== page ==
• RA director of Rugby Scott Johnson said the changes weren't purely made for entertainment purposes

    A host of law changes were introduced in last year's domestic tournament after COVID-19 forced the suspension of traditional Super Rugby.

    They will remain in 2021, but with some tweaks, when the season begins next Friday under a new broadcast deal that includes games on free-to-air television for the first time.

    Red-carded players can be replaced by a substitute after 20 minutes, while a five-second time limit to use the ball once available will also be policed to eradicate tedious "caterpillar" rucking.

    Teams will also have just 30 seconds to restart play after points are scored, while scrum resets will be timed by the television match official to crack down on unnecessary delays.

    If a match is drawn, the team that scores the first try in extra time will automatically win the match, in a tweak to encourage more attacking play in the Super Time initiative introduced last year.


    Rugby Australia director of rugby Scott Johnson also anticipates more expansive and creative attack because of the 50/22 kicking rule introduced last season.


    Scott Johnson says the the focus is on producing winning Wallabies teams.(AAP: Dan Peled, File)

    Teams scored tries 36 per cent of the time after regaining possession from a successful 50/22 kick last season.

    Johnson expects teams to exploit that further, but also hopes the threat of kicking will open up defences for sides willing to run the ball.

    Changes not purely about improving spectacle
    There will be an onus on officials to "speed up the game" while Johnson said Rugby Australia's mantra for "action, options and less dead time" wasn't done solely for entertainment purposes.

    "That's not our mandate; we want to make winning Wallabies teams," he said.

    "We are cognisant of the fact it's a competitive sporting landscape in Australia, but it's not at the top of our agenda.

    "Legislation change needs to be long term, innovative and improve the spectacle and be creative for the betterment of the game, not to tear at the fabric of it."

    Introduced last season, the red-card replacement ensures contests aren't killed off in the first half by a numerical advantage.

    Johnson is optimistic the tweak could find its way to Test level.

    "They're [World Rugby] certainly open-minded. Safety, speed and space is what they're trying to get into our game and trying to achieve," he said.

    New Zealand's Super Rugby Aotearoa will also feature a captain's challenge, but with the prospect of reviews stretching back potentially 30 phases, Australian officials felt the initiative was too complicated and time-consuming to introduce.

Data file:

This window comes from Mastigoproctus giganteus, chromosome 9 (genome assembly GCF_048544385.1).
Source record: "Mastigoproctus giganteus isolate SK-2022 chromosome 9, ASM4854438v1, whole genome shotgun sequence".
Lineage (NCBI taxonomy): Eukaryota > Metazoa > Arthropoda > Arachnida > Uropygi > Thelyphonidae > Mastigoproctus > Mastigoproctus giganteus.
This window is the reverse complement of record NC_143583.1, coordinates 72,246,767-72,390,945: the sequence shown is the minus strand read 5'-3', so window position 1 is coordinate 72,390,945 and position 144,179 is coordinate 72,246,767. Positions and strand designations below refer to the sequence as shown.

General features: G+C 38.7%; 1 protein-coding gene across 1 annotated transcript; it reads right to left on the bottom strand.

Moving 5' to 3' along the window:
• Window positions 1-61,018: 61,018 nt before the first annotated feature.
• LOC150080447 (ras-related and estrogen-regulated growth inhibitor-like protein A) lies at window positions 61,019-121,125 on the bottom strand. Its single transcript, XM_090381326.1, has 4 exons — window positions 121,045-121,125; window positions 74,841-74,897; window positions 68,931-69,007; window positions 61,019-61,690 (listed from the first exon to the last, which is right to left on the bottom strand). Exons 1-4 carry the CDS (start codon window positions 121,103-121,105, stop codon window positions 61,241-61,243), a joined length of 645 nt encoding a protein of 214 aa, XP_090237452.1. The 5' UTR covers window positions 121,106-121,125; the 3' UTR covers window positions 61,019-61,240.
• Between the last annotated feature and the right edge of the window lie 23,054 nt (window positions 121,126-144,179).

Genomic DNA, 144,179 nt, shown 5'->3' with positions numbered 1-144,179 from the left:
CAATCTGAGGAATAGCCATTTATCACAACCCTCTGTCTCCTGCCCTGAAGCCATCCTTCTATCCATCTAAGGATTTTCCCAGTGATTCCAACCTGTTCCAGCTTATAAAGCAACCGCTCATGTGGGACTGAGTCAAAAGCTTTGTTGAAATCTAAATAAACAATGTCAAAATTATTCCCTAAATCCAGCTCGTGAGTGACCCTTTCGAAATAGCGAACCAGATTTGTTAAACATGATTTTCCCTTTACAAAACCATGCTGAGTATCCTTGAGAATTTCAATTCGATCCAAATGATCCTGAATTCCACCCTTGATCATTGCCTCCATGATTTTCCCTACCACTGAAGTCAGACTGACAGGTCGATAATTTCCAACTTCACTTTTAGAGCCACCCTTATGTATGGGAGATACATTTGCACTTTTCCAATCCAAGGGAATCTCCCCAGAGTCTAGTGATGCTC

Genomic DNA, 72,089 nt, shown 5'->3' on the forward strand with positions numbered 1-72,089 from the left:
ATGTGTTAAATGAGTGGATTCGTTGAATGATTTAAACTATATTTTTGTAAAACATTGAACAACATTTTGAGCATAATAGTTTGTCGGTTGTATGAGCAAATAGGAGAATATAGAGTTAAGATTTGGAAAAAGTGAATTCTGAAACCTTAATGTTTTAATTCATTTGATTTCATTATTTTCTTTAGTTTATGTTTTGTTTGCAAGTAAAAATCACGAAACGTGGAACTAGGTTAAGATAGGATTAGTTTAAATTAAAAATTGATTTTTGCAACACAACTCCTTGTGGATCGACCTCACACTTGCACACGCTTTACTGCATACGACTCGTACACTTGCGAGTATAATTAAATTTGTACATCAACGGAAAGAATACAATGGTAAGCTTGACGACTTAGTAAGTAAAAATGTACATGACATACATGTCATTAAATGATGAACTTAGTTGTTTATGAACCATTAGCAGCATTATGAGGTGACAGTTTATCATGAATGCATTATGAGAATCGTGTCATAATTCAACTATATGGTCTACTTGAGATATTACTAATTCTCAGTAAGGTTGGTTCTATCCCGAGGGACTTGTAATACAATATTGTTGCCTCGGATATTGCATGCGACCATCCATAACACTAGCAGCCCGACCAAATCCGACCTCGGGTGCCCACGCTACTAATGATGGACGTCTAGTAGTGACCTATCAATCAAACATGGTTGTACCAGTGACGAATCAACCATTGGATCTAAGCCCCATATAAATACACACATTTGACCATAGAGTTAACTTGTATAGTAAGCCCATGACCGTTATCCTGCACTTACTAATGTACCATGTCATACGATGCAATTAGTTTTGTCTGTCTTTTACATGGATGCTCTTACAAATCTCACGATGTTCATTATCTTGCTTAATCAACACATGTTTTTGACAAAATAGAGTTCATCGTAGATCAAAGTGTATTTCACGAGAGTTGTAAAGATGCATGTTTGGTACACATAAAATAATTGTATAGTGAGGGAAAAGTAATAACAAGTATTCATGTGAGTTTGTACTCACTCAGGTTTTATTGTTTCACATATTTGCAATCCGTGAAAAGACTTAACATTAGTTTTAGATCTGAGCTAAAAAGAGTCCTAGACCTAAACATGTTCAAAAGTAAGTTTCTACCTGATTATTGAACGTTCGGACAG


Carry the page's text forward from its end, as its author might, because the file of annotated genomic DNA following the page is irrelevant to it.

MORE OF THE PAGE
The countries will both play their own domestic competitions this year before taking part in a combined, six-week Trans-Tasman Super Rugby competition from May.

    AAP

    https://www.abc.net.au/news/2021-02-...ed-up/13139228

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  3. #3
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    I like the red card change. I hope the scrum changes are not going to push out the big boppers who might need extra time to catch their breath! They should focus on stopping the shenanigans that cause the multiple resets.
    Why the need for golden tries? Are draws really so bad? Extra time should be reserved for finals and then they should play all of the extra time.

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  4. #4
    Legend Contributor .X.'s Avatar
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    IMHO I believe that the Captain's Call is wrong. I don't like it.

    Rugby Union prides itself on how it has total respect for the officials. To me, Captain's Call takes away from that. It is not necessary.

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    Exile
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    Oracle of Reality

  5. #5
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    I'm a little undecided. If it replaced the ref always going to the TMO unless requested, might be worth a run. TBH though, it is the kiwis problem; doubt I'll see enough of their games to tell.

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  6. #6
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    I’d like to see a limit to the number of rolling mauls a team is allowed per game. I like a well set up maul, but as we see with the Brumbies it gets so predictable and boring as their default play.